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Date:	Wed, 14 May 2008 09:09:58 -0700 (PDT)
From:	Sage Weil <>
To:	Jamie Lokier <>
Cc:	Evgeniy Polyakov <>,
	Jeff Garzik <>,,,
Subject: Re: POHMELFS high performance network filesystem. Transactions,
 failover, performance.

On Wed, 14 May 2008, Jamie Lokier wrote:
> > Similarly, if only 1 out of 3 replicas is surviving, most people want to 
> > be able to read their data, while Paxos demands a majority to ensure it is 
> > correct.
> (Generalising to any "quorum" (majority vote) protocol).
> That's true if you require that all results are guaranteed consistent
> or blocked, in the event of any kind of network failure.
> But if you prefer incoherent results in the event of a network split
> (and those are often mergable later), and only want to protect against
> media/node failures to the best extent possible at any given time,
> then quorum protocols can gracefully degrade so you still have access
> without a majority of working nodes.

Right.  In my case, I require guaranteed consistent results for critical 
cluster state, and use (slightly modified) Paxos for that.  For file data,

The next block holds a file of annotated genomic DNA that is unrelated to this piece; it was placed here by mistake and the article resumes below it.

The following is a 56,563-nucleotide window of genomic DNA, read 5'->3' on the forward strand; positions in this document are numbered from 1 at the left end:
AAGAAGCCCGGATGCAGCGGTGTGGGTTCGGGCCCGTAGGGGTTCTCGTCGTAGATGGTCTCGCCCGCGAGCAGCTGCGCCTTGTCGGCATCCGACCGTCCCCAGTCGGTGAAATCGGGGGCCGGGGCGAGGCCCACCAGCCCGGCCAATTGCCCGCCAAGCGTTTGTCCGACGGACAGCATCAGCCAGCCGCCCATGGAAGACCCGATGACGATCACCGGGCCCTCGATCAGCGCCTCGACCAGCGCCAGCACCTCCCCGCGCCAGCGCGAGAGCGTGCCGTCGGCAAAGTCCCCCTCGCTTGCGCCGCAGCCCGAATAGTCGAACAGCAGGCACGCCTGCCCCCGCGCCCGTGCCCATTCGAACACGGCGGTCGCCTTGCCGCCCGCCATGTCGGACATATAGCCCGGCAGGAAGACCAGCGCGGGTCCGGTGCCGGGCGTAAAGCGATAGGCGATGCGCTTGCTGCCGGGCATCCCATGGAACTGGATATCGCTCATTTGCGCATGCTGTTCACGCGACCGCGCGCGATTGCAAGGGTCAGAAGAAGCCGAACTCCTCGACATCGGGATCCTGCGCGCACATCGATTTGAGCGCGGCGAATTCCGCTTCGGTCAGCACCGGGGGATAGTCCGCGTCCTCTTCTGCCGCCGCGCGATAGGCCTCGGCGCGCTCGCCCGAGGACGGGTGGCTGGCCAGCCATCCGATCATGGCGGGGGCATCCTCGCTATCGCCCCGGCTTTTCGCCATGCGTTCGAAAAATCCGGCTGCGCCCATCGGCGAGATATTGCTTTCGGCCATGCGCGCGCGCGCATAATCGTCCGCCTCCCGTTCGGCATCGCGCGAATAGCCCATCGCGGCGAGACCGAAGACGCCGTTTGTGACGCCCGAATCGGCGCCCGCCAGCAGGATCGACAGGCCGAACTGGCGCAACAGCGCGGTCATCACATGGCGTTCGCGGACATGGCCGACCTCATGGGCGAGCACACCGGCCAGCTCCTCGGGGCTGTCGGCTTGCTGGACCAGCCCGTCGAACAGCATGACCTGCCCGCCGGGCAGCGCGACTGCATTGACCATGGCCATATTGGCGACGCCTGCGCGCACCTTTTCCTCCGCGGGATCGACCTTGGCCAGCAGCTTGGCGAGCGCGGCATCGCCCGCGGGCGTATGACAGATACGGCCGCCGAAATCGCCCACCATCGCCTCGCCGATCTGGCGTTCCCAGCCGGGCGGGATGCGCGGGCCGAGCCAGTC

I leverage that cluster state to still maintain perfect consistency in 
most failure scenarios, while also degrading gracefully to a read/write 
access to a single replica.

When problem situations arise (e.g., replicating to A+B, A fails, 
read/write to just B for a while, B fails, A recovers), an administrator 
can step in and explicitly indicate we want to relax consistency to 
continue (e.g., if B is found to be unsalvageable and a stale A is the 
best we can do).

> In that model, neighbour sensing is used to find the largest coherency
> domains fitting a set of parameters (such as "replicate datum X to N
> nodes with maximum comms latency T").  If the parameters are able to
> be met, quorum gives you the desired robustness in the event of
> node/network failures.  During any time while the coherency parameters
> cannot be met, the robustness reduces to the best it can do
> temporarily, and recovers when possible later.  As a bonus, you have
> some timing guarantees if they are more important.

Anything that silently relaxes consistency like that scares me.  Does 
anybody really do that in practice?

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